Pi-Hole in Go

Quick Update

I’ve not been writing here much lately, and I think it’s for a pretty good reason. My daughter was born about a month ago, and I have been very busy there! In getting ready for the baby, my “office” has become the baby’s room, which means that my hardware projects are safely stashed away in the basement (for now). I do intend to get back to them once I get a decent schedule in place.


Earlier this year I set up Pi-hole in my home. For those unaware, Pi-hole is a network-wide ad blocker. This means that any device using my network at home will benefit from ad blocking. I’ve had a wildly unnecessary Dell server running in my basement for the last few years, and initially set it up there, since it had a static IP already. Configuring my router to use the server as a DNS server was fairly straight-forward, and for the most part it worked flawlessly.

There were some minor issues I had when updating it, which Google helped me to solve. These issues generally were due to nsswitch.conf, and for some reason it seemed like I had something else on the server that was fighting with the Pi-hole over config files. I finally decided to shut down the server, and set up a new instance Pi-hole from scratch on an old Raspberry Pi I had around, and that issue seems to have resolved itself (for now?).

Out of curiosity, I started to take a peek at the codebase and realized that a good chunk of the code is simply shell scripts. On the one hand, this is impressive and fairly portable! On the other, it seemed like something I could set out to write for myself, as a learning exercise.

Background Research

I knew the very high-level basics of what DNS is going into this: essentially a way to convert a name (e.g. google.com) into a resolvable IP address (e.g. I knew that it relied on UDP for communication, for speed and simplicity (I learned later that sometimes a TCP connection is used in certain cases).

I found the “DNS Protocol” article on NS1’s website to be pretty informative, and used this as a good starting point. I came up with a pretty simple sketch for what I wanted to do:

  1. Listen for UDP packets on port 53
  2. When a DNS request is received, determine whether to block it or not using a black/white list
  3. Respond to the client with a valid response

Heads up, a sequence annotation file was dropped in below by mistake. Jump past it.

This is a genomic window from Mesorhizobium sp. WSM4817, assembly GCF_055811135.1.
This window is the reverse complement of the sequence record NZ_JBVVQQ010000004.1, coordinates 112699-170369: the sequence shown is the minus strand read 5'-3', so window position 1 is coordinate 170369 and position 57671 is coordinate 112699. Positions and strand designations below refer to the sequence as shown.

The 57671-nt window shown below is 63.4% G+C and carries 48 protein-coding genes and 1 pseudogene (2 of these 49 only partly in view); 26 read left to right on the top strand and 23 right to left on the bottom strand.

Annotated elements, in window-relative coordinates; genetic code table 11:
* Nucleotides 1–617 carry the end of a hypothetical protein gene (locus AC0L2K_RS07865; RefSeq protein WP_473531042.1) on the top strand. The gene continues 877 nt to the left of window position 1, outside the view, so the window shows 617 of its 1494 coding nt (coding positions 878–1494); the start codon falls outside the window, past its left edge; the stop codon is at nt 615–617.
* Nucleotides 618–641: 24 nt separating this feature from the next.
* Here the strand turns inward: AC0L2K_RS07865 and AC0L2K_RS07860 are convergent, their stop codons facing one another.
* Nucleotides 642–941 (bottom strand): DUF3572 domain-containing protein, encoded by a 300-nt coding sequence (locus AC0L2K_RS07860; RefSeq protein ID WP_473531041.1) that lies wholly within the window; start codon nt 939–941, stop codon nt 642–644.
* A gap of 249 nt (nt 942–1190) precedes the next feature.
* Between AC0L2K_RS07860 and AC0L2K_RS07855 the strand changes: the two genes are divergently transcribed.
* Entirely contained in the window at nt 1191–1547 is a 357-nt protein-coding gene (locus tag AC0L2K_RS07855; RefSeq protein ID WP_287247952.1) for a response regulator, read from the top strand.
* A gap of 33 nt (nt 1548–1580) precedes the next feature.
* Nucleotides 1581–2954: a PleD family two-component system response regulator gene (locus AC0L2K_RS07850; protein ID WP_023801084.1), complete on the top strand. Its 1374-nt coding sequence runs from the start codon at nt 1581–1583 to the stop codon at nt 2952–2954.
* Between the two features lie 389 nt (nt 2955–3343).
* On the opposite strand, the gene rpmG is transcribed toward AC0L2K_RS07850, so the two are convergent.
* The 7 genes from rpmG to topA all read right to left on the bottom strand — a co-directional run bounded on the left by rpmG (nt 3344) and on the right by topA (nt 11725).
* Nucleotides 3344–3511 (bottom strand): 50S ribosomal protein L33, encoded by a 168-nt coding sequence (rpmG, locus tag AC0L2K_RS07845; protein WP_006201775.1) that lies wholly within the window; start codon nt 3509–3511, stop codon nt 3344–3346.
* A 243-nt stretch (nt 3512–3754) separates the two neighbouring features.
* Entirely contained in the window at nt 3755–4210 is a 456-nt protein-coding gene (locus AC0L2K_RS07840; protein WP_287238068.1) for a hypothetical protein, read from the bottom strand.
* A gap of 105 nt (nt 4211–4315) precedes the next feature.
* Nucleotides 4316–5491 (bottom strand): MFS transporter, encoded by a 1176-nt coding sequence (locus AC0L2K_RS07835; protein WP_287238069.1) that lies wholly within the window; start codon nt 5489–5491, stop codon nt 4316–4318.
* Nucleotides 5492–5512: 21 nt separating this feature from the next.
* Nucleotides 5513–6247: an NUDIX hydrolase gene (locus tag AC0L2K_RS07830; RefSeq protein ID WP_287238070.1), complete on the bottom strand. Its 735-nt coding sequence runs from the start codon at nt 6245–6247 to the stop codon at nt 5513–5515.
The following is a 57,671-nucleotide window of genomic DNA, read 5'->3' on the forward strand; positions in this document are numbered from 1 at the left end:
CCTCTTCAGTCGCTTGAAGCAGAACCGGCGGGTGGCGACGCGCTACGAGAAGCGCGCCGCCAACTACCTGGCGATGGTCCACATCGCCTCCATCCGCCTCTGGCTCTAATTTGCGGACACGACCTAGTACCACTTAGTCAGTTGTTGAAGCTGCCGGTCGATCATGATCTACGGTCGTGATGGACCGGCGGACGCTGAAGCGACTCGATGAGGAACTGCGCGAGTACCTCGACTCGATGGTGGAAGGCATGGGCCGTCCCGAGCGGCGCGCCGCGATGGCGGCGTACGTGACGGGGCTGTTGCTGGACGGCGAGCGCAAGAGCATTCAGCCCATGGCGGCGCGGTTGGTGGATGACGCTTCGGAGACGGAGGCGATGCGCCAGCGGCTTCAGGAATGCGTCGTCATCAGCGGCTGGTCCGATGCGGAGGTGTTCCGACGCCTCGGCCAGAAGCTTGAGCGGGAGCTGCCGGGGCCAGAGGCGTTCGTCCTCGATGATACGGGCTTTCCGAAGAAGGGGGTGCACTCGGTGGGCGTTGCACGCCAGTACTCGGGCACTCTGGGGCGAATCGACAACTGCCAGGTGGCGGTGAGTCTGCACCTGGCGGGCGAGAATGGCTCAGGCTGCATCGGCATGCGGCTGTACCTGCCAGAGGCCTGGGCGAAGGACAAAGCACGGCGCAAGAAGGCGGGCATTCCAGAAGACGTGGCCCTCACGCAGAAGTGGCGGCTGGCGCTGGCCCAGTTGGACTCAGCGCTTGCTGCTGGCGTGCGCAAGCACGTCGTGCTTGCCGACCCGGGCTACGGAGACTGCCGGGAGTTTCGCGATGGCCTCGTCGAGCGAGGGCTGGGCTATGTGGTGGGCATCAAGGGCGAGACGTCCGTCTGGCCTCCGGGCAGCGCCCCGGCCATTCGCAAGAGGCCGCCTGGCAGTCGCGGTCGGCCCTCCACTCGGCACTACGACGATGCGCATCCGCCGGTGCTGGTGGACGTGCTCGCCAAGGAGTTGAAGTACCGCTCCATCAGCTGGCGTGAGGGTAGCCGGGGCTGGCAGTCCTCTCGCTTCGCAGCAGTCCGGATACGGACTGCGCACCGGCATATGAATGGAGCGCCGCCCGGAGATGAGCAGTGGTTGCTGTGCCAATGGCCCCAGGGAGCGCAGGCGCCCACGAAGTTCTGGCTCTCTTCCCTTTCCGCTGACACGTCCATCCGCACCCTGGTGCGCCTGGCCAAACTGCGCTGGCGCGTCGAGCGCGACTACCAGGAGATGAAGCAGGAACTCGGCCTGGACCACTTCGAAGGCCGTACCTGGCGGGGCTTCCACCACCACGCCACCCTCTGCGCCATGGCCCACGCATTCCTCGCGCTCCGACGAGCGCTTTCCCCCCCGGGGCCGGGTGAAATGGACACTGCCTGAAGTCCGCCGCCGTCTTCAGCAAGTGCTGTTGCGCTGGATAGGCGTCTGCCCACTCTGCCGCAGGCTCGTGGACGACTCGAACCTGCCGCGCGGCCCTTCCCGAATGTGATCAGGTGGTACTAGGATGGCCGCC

The Code

As I’ve found over time, Go has some pretty great packages already built in. In this case, Google has created the dnsmessage package, which handles a lot of the packing/unpacking of packets, and makes it easy to work with the protocol.

Listen for UDP packets

This is where I started. I created an event loop that would listen for requests and farm them out to handlers. The code for this is quite straight-forward, and really didn’t change much from the first time I wrote it:

    s.conn, err = net.ListenUDP("udp", &net.UDPAddr{Port: 53})
	if err != nil {
		log.Fatalf("Failed to listen to UDP port %v", err)
	defer s.conn.Close()

	for {
		packetBuffer := make([]byte, 512)
		_, remoteAddr, err := s.conn.ReadFromUDP(packetBuffer)
		if err != nil {
			log.Fatalf("Failed to read packets from UDP port: %v", err)

		go handleReceivedDnsRequest(packetBuffer, remoteAddr)

That’s it! The code here is fairly self-explanatory, so I won’t say much except to mention that I chose to call handleReceivedDnsRequest(...) as a goroutine, so that this code can be parallelized. I don’t expect to have much of a load at home, but it seemed like good practice to do it this way.

Black/White Lists

To get started, I decided to take a very simple approach to filtering domains: I’m not going to support regular expressions to start with. I’d love to add this down the road, but to start, I think its a good simplification to simply use explicit lists. To this end, I decided that the blacklist and whitelist would be simply []string slices. Down the road, it may make sense to use a database for this, but for a starting point, this should work nicely.


I decided to use Pi-hole’s approach of using Hosts files as a way to define block lists. Hosts files are well-known and simple to understand, and it will allow me to quickly build lists of domains to block.

Again to simplify things, I chose to discard any IP information in hosts files. This is for two reasons: essentially I plan to “block” the domains–I don’t need them to redirect to specific places, and because it’s less data to carry around.